Financial adviser Colleen Farley is making investments in her community
As a financial adviser, Colleen Farley knows the importance of making sound investments — and investing in your community is advice she would offer anyone.
At 28, Farley is already a second vice president and partner at the Robbins Farley Group at Morgan Stanley Smith Barney in Manchester — where she began her career at the entry level.
';I began working at Smith Barney as an intern the fall semester of my senior year at Saint Anselm,'; said Farley. ';It was near the close of that internship that Bob Robbins, a financial adviser at Smith Barney, asked if I'd like to do some marketing work for him, so I began working for him 20 hours a week while I finished school. As I neared graduation, Bob asked me what I wanted to do for a living, and I said I wanted to be a financial adviser but had been told that Smith Barney didn't hire students right out of school. He gave me an offer to join him as an investment associate, go through training and licensing, and then become registered as a financial adviser within a few years. So, I graduated college on Saturday and began my career on Monday. Within one year of graduating from Saint Anselm, I was a financial adviser, and Bob and I formed our team.';
Despite the struggling economy, Farley's firm has experienced success guiding their clients through tough financial times.
';Our approach to wealth enhancement and wealth preservation is to construct investment portfolios in a manner like our clients run their businesses — to generate growing income,'; said Farley. ';We use equity investments as ';divisions' of our portfolio. When a ';division' doesn't meet its forecasts, we sell that one and purchase another.';
At work Farley may specialize in wealth management for manufacturing and technology business owners, but saw an opportunity for investment in her adopted community of Merrimack, after she joined the local Rotary Club.
';I had been a member for several years when one of the Rotarians announced an initiative to renovate the local playground, Kids Kove,'; said Farley. ';The Rotary Club had actually built that playground 20 years earlier. I brought my niece and nephew to that playground whenever they came up to visit — I knew it needed updating.';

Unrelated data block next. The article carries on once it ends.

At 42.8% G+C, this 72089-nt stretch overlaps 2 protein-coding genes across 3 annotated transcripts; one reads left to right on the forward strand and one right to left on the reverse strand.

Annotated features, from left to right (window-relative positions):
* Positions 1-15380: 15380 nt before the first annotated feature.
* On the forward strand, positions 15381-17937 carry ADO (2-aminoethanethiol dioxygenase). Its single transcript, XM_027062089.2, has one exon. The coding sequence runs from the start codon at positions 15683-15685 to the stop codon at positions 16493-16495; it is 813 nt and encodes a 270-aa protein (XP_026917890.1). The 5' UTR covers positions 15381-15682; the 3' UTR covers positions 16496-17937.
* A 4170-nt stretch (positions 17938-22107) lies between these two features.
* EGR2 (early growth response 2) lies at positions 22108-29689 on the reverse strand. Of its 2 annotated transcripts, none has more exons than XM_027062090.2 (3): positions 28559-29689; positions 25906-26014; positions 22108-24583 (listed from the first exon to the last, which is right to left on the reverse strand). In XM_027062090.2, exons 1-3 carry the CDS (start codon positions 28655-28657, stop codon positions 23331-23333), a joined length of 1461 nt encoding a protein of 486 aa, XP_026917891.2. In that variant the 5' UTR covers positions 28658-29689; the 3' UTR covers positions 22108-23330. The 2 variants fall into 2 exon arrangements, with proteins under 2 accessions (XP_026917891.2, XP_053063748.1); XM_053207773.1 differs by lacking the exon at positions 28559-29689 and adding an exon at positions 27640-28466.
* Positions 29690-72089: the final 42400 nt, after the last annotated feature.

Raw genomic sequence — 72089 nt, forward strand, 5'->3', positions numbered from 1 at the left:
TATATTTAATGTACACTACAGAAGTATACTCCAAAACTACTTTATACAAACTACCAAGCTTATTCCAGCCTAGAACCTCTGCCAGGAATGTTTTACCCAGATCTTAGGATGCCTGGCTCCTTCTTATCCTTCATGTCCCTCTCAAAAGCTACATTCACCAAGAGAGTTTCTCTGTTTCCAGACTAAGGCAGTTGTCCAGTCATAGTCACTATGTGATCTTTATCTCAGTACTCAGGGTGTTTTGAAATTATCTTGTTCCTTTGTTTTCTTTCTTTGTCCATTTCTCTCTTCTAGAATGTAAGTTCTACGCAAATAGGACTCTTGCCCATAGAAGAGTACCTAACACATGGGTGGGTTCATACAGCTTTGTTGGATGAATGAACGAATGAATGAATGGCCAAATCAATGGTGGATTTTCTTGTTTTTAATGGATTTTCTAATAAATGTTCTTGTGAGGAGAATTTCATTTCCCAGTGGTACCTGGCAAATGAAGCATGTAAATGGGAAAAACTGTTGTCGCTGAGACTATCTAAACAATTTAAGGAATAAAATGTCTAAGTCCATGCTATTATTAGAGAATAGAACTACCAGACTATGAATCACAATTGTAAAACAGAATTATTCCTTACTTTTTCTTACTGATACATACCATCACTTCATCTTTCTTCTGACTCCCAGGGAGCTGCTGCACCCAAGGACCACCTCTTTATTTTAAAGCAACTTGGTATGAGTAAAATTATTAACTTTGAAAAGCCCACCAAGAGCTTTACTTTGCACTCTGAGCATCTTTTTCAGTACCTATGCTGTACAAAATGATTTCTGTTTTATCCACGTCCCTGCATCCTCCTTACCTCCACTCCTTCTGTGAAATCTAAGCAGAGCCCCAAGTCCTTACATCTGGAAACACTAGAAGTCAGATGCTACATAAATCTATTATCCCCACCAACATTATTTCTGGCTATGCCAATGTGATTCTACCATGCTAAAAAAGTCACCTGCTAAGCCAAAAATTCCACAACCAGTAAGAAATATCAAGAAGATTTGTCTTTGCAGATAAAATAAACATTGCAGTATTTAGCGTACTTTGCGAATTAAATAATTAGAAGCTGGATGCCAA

She volunteered to help with the effort, but soon took on organizing the entire project.
';I stepped up early on as the chair of the fundraising committee, but a few months into the project the project chair had to relocate due to a job change to central Massachusetts and resigned from the position,'; said Farley. ';At that time, the club wholeheartedly supported the future of this project and I volunteered to keep it running forward. We organized an amazing group of folks that were as passionate about the project as we were and collaborated with many of the other local organizations, the police and fire department, schools, and town officials. Even though I don't have children of my own at this time, I knew it was important to the community and so it became important to me.';
She watched as the two-year, $105,000 renovation project resulted in what has become a popular program for those living in Merrimack, as well as surrounding communities. She organized over 750 volunteers, and personally contributed more than $3,000 of her income and 300 hours of her time to see it through.
';Volunteering is a high priority for me as well as my business partner,'; said Farley. ';Since high school, volunteering has been of particular interest to me. I was introduced to it through my school, where ';Love in Action' was a mandatory course. We had to pick a local organization and volunteer for 20 hours over a semester. I volunteered at a local nursing home, and I loved it. It was life changing. That was just the beginning of getting involved in the community.';